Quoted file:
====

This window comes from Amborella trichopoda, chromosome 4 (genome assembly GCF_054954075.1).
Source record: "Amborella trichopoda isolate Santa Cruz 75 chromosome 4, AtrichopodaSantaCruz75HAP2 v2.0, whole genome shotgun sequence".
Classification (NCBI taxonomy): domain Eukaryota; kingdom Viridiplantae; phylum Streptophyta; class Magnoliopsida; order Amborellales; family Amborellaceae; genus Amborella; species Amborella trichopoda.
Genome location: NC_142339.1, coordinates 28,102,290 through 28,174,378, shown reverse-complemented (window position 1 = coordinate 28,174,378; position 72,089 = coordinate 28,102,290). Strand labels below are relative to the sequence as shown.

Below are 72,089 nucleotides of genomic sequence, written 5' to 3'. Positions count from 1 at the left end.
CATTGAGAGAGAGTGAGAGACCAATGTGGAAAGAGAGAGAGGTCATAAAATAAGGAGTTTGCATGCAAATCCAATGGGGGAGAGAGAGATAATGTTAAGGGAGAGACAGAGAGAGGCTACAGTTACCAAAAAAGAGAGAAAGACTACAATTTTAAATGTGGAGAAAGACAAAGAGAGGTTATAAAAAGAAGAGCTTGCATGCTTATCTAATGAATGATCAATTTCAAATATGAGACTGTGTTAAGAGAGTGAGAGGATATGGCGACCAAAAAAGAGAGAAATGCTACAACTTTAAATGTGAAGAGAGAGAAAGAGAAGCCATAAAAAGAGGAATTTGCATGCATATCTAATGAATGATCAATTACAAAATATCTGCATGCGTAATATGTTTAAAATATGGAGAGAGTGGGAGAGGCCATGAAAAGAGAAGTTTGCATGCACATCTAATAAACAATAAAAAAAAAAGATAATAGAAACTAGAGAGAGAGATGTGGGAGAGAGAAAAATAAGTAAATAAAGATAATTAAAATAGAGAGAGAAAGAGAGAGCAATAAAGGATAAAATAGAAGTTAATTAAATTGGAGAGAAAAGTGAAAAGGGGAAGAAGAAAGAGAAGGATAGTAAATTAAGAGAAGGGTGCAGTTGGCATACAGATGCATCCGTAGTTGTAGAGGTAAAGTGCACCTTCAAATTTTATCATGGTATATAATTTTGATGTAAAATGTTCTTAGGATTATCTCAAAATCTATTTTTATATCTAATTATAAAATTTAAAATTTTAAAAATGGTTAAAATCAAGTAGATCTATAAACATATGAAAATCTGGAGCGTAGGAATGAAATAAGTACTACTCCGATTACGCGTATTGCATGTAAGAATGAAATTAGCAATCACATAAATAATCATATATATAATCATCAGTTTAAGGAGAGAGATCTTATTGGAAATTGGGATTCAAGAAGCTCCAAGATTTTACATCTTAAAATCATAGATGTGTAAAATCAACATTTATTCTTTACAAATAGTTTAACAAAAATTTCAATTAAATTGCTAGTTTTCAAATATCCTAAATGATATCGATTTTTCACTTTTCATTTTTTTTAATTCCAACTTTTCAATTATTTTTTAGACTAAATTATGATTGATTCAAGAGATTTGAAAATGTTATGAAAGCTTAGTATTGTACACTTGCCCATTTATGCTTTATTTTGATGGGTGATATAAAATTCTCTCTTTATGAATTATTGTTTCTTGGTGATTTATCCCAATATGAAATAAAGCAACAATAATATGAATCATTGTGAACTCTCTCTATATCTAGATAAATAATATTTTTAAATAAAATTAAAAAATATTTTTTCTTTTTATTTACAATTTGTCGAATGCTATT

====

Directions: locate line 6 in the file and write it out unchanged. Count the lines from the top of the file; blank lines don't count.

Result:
CATTGAGAGAGAGTGAGAGACCAATGTGGAAAGAGAGAGAGGTCATAAAATAAGGAGTTTGCATGCAAATCCAATGGGGGAGAGAGAGATAATGTTAAGGGAGAGACAGAGAGAGGCTACAGTTACCAAAAAAGAGAGAAAGACTACAATTTTAAATGTGGAGAAAGACAAAGAGAGGTTATAAAAAGAAGAGCTTGCATGCTTATCTAATGAATGATCAATTTCAAATATGAGACTGTGTTAAGAGAGTGAGAGGATATGGCGACCAAAAAAGAGAGAAATGCTACAACTTTAAATGTGAAGAGAGAGAAAGAGAAGCCATAAAAAGAGGAATTTGCATGCATATCTAATGAATGATCAATTACAAAATATCTGCATGCGTAATATGTTTAAAATATGGAGAGAGTGGGAGAGGCCATGAAAAGAGAAGTTTGCATGCACATCTAATAAACAATAAAAAAAAAAGATAATAGAAACTAGAGAGAGAGATGTGGGAGAGAGAAAAATAAGTAAATAAAGATAATTAAAATAGAGAGAGAAAGAGAGAGCAATAAAGGATAAAATAGAAGTTAATTAAATTGGAGAGAAAAGTGAAAAGGGGAAGAAGAAAGAGAAGGATAGTAAATTAAGAGAAGGGTGCAGTTGGCATACAGATGCATCCGTAGTTGTAGAGGTAAAGTGCACCTTCAAATTTTATCATGGTATATAATTTTGATGTAAAATGTTCTTAGGATTATCTCAAAATCTATTTTTATATCTAATTATAAAATTTAAAATTTTAAAAATGGTTAAAATCAAGTAGATCTATAAACATATGAAAATCTGGAGCGTAGGAATGAAATAAGTACTACTCCGATTACGCGTATTGCATGTAAGAATGAAATTAGCAATCACATAAATAATCATATATATAATCATCAGTTTAAGGAGAGAGATCTTATTGGAAATTGGGATTCAAGAAGCTCCAAGATTTTACATCTTAAAATCATAGATGTGTAAAATCAACATTTATTCTTTACAAATAGTTTAACAAAAATTTCAATTAAATTGCTAGTTTTCAAATATCCTAAATGATATCGATTTTTCACTTTTCATTTTTTTTAATTCCAACTTTTCAATTATTTTTTAGACTAAATTATGATTGATTCAAGAGATTTGAAAATGTTATGAAAGCTTAGTATTGTACACTTGCCCATTTATGCTTTATTTTGATGGGTGATATAAAATTCTCTCTTTATGAATTATTGTTTCTTGGTGATTTATCCCAATATGAAATAAAGCAACAATAATATGAATCATTGTGAACTCTCTCTATATCTAGATAAATAATATTTTTAAATAAAATTAAAAAATATTTTTTCTTTTTATTTACAATTTGTCGAATGCTATT